x Abu Dhabi, UAEWednesday 24 January 2018

No rain on Audi's parade

Not even very wet weather could dampen the spirits of the crowd gathered to celebrate the brand's 100th birthday.

Surrounded by the green patchwork of the Bavarian countryside, with quaint rural houses and historic buildings melding into modern apartment blocks, Ingolstadt does not feel like a typical factory town. There is no grim industrial realism here. Instead, the Audi factory sits in the middle of an affluent town, not far from Munich, the Bavarian capital. Munich makes it abundantly clear it is the home of BMW with arty Beemer advertisements screening on the airport luggage carousels and a massive model of a BMW grille growling engine noises at passers-by after they've collected their suitcases, but Ingolstadt is all about Audi. Even the dented estate car that pulls the ball-collecting machine at the plush golf club's driving range is a mesh-covered Audi A4. Thirty-thousand people are employed at the factory, a significant proportion of the population of 121,800, and on the night of July 17, it seemed they were all on hand to celebrate Audi's centenary. A street-facing open area, the Audi Piazza, attached to the factory became an outdoor concert venue with popular German band Die Fantastischen Vier playing to an enthusiastic crowd. Literally translated as "The Fantastic Four", the band is best described as a German version of the Beastie Boys and they took to a heavily Audi-branded stage backed by a 60-piece orchestra. This turned out to be no bad thing.

While they rapped and rocked in German, the performance was interspersed with samples that have a more global appeal - the sounds of Destiny's Child and a hint of Rage Against The Machine, sung on helium, worked better than one might fear. The crowd went wild and by the next morning, fans had posted videos of the concert on YouTube. With just 15 minutes of the concert to go, the band and orchestra had to suddenly pack up after a light, atmospheric drizzle turned into a violent downpour and the expensive equipment and instruments needed shelter.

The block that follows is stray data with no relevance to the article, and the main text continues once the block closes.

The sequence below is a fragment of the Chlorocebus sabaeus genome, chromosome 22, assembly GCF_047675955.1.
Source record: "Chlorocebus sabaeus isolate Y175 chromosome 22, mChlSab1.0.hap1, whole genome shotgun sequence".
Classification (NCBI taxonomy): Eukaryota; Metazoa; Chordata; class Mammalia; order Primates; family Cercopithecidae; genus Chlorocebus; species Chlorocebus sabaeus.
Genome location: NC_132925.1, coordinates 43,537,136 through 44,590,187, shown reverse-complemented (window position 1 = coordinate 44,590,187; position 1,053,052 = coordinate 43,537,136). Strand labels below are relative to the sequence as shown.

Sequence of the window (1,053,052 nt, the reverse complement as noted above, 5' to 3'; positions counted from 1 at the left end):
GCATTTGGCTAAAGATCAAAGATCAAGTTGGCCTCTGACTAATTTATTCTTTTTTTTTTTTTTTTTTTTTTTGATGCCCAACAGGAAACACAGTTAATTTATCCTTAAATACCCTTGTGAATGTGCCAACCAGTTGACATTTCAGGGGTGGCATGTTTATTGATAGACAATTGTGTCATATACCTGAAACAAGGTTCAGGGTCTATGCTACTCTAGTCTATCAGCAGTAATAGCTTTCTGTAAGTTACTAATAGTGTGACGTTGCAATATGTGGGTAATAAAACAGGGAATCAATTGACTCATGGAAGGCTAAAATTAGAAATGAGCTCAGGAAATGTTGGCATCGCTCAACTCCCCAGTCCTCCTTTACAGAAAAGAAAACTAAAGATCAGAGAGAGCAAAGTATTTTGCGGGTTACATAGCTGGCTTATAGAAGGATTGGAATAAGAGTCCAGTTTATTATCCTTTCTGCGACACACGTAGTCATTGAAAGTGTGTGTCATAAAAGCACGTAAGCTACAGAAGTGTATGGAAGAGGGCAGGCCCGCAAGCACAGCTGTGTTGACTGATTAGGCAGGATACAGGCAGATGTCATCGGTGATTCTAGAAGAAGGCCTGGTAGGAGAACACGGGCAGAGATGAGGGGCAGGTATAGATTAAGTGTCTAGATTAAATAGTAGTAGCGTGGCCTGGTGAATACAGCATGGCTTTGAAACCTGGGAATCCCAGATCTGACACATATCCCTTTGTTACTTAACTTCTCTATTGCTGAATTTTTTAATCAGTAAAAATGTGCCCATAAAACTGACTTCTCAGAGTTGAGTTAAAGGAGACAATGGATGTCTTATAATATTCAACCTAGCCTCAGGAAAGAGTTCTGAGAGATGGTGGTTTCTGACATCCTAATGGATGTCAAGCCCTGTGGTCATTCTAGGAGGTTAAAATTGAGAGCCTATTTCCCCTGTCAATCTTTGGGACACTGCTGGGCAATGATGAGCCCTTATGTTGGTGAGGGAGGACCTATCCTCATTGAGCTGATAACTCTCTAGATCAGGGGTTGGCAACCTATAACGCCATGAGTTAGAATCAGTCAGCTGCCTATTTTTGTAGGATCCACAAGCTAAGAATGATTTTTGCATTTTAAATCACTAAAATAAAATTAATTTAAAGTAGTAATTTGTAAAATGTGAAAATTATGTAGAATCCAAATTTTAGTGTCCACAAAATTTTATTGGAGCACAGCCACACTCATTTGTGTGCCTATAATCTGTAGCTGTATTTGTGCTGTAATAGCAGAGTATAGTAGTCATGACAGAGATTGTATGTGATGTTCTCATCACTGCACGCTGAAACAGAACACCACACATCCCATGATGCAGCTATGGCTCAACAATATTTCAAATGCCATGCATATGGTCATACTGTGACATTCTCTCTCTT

The following day, the celebrations continued in Ingolstadt, as did the rain. This time, there was no need for musical accompaniment as 100 years worth of engines provided the soundtrack for the day's proceedings. With much precision, different groups of cars from different eras of the company's history appeared on the Donauring, Ingolstadt's street circuit. The groups included classic cars from an Audi club, rally cars from the 1980s, DTM German touring car and STW Super Touring Car racers and early F1 cars and they made multiple appearances on the circuit on a timed-to-the-minute schedule. The 1980s rally cars and the classics inspired the loudest cheers from the crowd but there were also plenty of admirers for the modern machines, namely the Audi R8 and R10 TDI that were victorious at Le Mans and the Audi R15 TDI prototype, which made its public debut at the birthday celebrations.

A family crowd was attracted to the day, with plenty of children and dogs milling around, as well as grown-up car lovers lining the circuit for the parades, undeterred by the gloomy weather. Between parades, the cars were in a marquee where everyone could get up close to the cars, as well as a few well-known drivers. Walter Rohrl, one the rally world's greats and a two-time winner of the World Rally Championship, took to the circuit in the Audi quattro S1 'Pikes Peak' in which he achieved great success in 1987. When he wasn't driving the circuit, he was treated like a rock star and mobbed by rally obsessives. In the car park, a rare 1980s Audi quattro Roadstar was spotted, resplendent in red with Rohrl's autograph in silver ink on the steering wheel.

Scotland's Allan McNish, an Audi Le Mans driver since 2000, a two-time Le Mans winner and former Toyota F1 driver, drove a Le Mans competition car as well as an Auto Union Type D with twin supercharger. "Audi Racing is a business, just like any other racing team, but they think differently and it is set apart from others by the passion of the people," says McNish. "and they have always been innovators - they were the first to take diesel to Le Mans, to make that technology work."